Choroideremia is a disorder that progressively causes you to lose your sight. There is no cure.
According to Pinstriped Prospects earlier this year, Markie DeVoe is a 12-year-old living with the choroideremia diagnosis. Right now it’s difficult for him to see when its dark outside, and unless a cure is discovered in the near future, he will eventually go blind.
Markie has not let this news phase him.
He lives every day in good spirits, taking advantage of every moment he has with good eyesight. He absolutely loves baseball and has been going to the Lehigh Valley IronPigs and Scranton Wilkes-Barre RailRiders games for years. He himself also plays in little league.
Baseball players in Markie’s favorite teams eventually heard of his condition, and many of them developed friendships with their most loyal fan. Markie always sits ready to catch a stray ball, and most of the time, he doesn’t even keep them himself but gives them away to a young fan. After the team plays, he gets many hugs and high fives from the members who have become family.
Markie’s family has put in lots of time and effort into a fundraising campaign for choroideremia, called “Angels For Mark.” They know that a cure would change their son’s life, and it has potential to come in his lifetime.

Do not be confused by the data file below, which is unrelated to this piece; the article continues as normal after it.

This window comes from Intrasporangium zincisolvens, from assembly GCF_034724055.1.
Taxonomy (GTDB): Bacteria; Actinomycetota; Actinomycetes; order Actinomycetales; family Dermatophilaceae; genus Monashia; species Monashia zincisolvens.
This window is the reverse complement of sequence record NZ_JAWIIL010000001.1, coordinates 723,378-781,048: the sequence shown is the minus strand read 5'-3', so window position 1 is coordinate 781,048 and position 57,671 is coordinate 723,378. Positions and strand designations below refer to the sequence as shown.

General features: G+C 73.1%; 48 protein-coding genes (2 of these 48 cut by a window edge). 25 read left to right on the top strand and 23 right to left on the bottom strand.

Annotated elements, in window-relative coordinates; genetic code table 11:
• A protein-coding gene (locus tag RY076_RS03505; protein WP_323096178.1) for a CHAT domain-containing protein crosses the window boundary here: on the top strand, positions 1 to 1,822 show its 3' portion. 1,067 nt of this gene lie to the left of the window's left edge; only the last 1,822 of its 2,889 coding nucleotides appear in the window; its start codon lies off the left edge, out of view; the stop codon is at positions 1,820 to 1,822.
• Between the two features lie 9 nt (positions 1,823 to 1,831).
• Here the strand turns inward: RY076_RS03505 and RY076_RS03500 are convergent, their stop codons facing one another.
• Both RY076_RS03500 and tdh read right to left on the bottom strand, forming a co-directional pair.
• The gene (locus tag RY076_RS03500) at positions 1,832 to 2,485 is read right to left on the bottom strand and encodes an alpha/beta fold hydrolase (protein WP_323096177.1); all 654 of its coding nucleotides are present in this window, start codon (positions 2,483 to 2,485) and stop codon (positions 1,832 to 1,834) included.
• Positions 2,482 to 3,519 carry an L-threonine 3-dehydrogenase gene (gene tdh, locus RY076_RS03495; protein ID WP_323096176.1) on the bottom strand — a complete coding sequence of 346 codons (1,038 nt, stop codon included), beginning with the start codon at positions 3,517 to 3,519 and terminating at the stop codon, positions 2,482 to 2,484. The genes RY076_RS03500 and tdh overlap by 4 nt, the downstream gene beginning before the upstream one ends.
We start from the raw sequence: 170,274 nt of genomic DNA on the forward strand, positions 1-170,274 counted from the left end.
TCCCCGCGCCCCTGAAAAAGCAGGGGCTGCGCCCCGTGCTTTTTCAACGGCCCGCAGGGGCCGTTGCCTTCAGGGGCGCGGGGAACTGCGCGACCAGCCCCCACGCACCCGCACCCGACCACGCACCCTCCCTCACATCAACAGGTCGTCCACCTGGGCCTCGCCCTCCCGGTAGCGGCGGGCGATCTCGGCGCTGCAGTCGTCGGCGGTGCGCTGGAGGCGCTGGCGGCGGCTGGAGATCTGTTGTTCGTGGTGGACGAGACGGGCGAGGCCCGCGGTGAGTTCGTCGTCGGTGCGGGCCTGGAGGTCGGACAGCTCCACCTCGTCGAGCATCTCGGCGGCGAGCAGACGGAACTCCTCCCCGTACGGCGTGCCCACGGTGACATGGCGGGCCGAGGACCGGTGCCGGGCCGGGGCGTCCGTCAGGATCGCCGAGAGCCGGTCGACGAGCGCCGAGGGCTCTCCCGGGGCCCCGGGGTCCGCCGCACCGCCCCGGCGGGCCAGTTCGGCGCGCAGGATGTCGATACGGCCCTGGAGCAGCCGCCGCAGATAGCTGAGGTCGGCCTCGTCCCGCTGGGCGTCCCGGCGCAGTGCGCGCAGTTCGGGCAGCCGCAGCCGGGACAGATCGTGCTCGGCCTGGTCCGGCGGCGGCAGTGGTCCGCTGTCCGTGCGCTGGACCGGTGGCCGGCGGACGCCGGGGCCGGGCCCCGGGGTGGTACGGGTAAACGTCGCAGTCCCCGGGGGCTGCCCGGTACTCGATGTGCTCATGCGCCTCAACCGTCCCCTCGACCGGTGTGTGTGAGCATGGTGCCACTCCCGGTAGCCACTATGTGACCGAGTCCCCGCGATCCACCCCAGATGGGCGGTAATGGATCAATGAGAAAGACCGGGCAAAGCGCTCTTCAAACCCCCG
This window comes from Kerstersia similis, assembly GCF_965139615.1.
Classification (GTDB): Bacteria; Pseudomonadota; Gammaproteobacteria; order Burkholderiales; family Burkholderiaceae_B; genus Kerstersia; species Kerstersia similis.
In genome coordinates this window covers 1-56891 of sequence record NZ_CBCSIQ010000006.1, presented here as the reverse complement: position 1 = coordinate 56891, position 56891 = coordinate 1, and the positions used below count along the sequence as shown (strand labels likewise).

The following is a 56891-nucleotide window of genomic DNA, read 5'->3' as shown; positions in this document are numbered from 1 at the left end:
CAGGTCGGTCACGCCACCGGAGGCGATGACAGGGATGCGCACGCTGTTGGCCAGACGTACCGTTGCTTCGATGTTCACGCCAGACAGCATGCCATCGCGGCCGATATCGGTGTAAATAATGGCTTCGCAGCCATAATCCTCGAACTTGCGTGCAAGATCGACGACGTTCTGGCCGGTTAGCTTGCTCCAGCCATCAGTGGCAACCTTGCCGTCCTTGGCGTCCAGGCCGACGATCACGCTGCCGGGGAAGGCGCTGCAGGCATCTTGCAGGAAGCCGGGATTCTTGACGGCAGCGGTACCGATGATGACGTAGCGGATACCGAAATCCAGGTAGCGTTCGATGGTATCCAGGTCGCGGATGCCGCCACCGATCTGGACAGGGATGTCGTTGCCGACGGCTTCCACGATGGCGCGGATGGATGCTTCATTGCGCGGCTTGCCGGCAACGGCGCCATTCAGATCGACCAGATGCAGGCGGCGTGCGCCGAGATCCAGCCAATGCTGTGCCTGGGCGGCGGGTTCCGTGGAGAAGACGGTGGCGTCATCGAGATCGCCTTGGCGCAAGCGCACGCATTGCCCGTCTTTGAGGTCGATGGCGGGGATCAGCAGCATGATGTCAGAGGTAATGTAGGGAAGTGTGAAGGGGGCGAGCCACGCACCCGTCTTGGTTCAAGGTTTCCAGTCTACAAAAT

The support that the family has received from the baseball players has enhanced their ability to spread the word.
Awareness is such a big part of getting contributions and such a big part of research. Knowing this, Mason Williams, a Yankees player is even endorsing a tshirt for them to sell as a fundraiser. Other players attended the fundraising event they held back in March, and others still show their support simply by the friendship they give to Markie.
What’s so amazing is that the players say it’s not them who have helped Markie, but Markie who has helped them. He’s shown them what it means to preserve in the face of challenges, how to remain positive, and how to share joy with all he encounters.
Read more of Markie’s story on the Pinstriped Prospects! To donate to the Choroideremia Research Foundation, click here!